Work in Progress: Visual Aid Project

Practicing at an academic ED, such as in San Francisco General, I find that I am constantly surrounded by medical students, interns, and residents. Most are working on shift with me, but occasionally I have medical students shadowing me to learn more about the Emergency Medicine specialty.

Have you ever had a person shadow you (excluding your annoying little brother when you were a kid)? It’s actually a little stressful for me, because I want the shift to be a positive learning experience for them. Inevitably, it doesn’t take long before I get immersed in mundane troubleshooting activities (eg. calling to transfer a patient to another facility, coordinating the CT scan priority list, paging the inpatient team for admitting orders).

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2016-10-26T17:05:44-07:00

Hot off the press: Two journals join Medline

If a journal gets accepted it into the Medline database, it is viewed with significantly more legitimacy. It follows then that your academic CV is better regarded if your publications appear in journals which are listed on Medline. Plus, it’s just fun to see your name listed in Pubmed when you search yourself! Hmm, that sounded more egotistical than I intended, especially since I don’t have that many publications on Medline…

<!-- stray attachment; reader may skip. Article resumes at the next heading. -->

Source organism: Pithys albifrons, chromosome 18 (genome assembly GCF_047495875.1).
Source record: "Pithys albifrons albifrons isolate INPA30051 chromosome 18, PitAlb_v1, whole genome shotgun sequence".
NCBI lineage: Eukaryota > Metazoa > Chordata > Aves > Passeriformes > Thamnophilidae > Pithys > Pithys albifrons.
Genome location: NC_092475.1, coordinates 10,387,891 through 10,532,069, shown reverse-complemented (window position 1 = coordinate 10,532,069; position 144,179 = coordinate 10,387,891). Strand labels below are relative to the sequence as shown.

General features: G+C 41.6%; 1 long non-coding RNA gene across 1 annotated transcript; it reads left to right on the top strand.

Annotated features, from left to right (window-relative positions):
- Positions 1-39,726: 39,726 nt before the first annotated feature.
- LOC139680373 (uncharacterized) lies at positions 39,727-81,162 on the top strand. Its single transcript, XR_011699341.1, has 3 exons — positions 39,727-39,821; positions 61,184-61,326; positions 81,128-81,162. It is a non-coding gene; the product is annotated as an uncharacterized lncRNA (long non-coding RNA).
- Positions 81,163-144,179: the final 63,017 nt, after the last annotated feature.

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2017-03-05T14:18:36-07:00

Trick of the Trade for Intubation: Two hands are better than one

Recently on my ED shifts, there were several especially challenging endotracheal intubation scenarios.

  • A patient with thick frothy sputum constantly oozing out her trachea such that we couldn’t see the vocal cords– no matter how much suction we used. Imagine the Diet Coke and Mentos backyard experiment. I’m not kidding.
  • A 300+ pound agitated trauma patient with almost no neck, who eventually was found to have an epidural and subdural hemorrhage.
  • A COPD patient who was increasingly lethargic, hypoxic, and hypercarbic (pCO2>115), who I knew would start desaturating quickly as soon as rapid-sequence induction drugs were given.

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2016-10-26T17:05:44-07:00

Faculty spotlight: Dr. John Brown

Dr. John Brown is the well-known (infamous?) Medical Director of the San Francisco EMS Agency — not a small task or for the weak of heart. He also practices at SF General Hospital and manages to keep level-headed in the midst of chaos. I’m constantly impressed by his clinical and political saaviness. You would never know how big of name he is when you meet him. Totally humble and understated, especially given all that he’s done for the city and our specialty.

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2016-10-26T17:05:44-07:00